Indivisibles, Method of

The following article is from The Great Soviet Encyclopedia (1979). It might be outdated or ideologically biased.

Indivisibles, Method of

 

in mathematics, a variety of significantly different methods introduced near the end of the 16th century for determining ratios of areas or volumes of figures. The method of indivisibles was based on a comparison of the “indivisible” elements (or collections of elements) that in some manner formed the figures. The very concept of indivisibles has been understood in different ways by scientists of various periods.

The method of indivisibles was first used in ancient Greek science. Democritus seems to have considered solids as “sums” of extremely large numbers of extremely small indivisible atoms. Archimedes found areas and volumes of many figures by combining the principle of the lever and the concept that a plane figure consists of an uncountable number of parallel line segments and a geometric body consists of an uncountable number of parallel plane sections. Even in antiquity, however, these concepts and methods were subjected to criticism. Archimedes, for example, believed it necessary to use the method of exhaustion to re-prove results proved by means of the method of indivisibles. Disputes regarding the structure of the continuum were revived in medieval science and have continued up to the present. The concepts of the method of indivisibles were revived in mathematical investigations at the turn of the 17th century by J. Kepler and, particularly, by F. B. Cavalieri, with whose name the method of indivisibles is most often associated. The method of indivisibles developed by Cavalieri was later substantially changed by E. Torricelli, J. Wallis, B. Pascal, and other prominent scientists and became one stage in the creation of the integral calculus.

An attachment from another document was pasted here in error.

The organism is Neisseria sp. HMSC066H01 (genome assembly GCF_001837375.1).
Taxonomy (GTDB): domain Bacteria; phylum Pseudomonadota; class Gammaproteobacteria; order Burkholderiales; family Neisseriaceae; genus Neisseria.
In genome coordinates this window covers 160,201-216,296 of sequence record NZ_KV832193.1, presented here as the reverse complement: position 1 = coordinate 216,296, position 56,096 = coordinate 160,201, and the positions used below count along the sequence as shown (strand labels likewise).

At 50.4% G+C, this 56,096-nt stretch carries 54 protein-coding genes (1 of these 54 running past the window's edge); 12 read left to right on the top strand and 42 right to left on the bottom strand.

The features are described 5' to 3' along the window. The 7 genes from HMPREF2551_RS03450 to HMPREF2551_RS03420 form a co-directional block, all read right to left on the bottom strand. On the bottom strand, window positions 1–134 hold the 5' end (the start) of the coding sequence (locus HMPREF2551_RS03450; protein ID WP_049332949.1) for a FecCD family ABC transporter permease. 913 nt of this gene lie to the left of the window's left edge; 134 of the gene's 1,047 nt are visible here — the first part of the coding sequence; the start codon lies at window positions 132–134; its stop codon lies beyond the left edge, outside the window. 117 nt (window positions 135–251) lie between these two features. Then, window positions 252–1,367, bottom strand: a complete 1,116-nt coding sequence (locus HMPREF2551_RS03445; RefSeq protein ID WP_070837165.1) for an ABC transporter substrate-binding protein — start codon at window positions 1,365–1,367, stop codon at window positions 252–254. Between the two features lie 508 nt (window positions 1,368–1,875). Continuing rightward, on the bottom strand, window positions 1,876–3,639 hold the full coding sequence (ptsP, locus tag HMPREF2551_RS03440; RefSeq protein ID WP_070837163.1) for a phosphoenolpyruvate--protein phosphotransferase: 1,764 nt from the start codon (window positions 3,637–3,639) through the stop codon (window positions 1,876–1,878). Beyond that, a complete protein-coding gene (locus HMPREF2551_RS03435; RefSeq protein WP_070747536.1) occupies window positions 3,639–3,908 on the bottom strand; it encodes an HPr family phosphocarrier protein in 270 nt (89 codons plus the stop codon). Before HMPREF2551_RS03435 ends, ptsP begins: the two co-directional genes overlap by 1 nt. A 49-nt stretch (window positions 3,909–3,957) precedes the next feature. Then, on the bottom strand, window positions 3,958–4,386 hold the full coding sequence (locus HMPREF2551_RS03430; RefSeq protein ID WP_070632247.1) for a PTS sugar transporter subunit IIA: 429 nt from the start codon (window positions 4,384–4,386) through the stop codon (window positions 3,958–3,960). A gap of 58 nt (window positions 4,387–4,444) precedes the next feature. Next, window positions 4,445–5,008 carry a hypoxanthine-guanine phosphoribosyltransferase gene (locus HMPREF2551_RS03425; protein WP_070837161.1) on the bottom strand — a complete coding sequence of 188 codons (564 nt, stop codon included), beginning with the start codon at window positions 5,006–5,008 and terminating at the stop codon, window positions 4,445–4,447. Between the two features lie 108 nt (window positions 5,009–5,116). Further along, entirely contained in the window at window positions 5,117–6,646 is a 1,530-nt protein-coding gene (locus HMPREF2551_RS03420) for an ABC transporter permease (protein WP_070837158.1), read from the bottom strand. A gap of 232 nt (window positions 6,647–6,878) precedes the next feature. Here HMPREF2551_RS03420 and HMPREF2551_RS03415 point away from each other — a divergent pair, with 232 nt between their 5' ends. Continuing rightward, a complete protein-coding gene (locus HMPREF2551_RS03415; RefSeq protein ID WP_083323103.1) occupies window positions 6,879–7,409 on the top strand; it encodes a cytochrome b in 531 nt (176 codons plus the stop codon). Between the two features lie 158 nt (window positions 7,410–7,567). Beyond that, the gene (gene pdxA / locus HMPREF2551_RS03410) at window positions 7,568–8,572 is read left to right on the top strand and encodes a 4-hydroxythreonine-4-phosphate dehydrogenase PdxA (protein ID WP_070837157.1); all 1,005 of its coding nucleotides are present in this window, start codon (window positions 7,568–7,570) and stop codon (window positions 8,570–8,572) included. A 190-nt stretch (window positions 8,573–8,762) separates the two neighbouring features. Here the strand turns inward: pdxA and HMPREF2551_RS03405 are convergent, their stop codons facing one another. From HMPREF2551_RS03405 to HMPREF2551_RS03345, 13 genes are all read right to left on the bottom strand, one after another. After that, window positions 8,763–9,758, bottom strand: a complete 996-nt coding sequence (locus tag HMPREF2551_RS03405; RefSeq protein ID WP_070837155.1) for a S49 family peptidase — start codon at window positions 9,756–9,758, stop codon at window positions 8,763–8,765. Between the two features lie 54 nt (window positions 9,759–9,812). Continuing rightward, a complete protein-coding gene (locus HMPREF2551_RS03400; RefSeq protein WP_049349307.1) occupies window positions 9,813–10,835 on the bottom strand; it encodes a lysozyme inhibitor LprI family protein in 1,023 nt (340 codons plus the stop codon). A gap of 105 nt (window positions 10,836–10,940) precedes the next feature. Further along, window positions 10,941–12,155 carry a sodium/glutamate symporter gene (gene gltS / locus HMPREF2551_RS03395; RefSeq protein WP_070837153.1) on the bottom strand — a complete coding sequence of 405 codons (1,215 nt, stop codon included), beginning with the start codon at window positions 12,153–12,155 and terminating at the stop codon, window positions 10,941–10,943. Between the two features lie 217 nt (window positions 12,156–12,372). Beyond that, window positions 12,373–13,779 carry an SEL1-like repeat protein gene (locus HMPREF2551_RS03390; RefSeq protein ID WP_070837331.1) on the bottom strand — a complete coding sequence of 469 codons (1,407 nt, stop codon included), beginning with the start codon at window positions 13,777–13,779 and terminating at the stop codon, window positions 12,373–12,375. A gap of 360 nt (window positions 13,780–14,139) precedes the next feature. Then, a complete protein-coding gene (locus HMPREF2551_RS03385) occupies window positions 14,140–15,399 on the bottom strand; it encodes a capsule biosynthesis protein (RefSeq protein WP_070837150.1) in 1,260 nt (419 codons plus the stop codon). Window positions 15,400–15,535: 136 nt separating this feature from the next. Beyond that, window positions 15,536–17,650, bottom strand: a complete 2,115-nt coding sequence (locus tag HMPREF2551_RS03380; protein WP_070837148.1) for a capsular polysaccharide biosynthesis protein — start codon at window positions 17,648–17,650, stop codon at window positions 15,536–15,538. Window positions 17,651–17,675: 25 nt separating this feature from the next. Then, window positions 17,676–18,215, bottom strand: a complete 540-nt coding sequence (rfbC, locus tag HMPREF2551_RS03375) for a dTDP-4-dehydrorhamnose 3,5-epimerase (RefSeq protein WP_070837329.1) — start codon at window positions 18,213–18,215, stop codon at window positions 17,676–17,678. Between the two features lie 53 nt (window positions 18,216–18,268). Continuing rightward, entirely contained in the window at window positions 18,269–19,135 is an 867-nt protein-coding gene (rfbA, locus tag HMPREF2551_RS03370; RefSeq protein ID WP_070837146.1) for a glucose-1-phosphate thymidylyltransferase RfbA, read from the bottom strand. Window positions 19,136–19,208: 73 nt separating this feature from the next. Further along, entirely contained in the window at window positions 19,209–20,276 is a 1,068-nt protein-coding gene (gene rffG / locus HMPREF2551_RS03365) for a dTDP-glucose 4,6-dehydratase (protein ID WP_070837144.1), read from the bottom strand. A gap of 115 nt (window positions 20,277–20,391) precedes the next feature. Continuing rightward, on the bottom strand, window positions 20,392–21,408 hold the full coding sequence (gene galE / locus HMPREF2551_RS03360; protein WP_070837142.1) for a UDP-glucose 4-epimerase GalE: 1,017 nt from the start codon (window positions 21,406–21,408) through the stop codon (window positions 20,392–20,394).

The Great Soviet Encyclopedia, 3rd Edition (1970-1979). © 2010 The Gale Group, Inc. All rights reserved.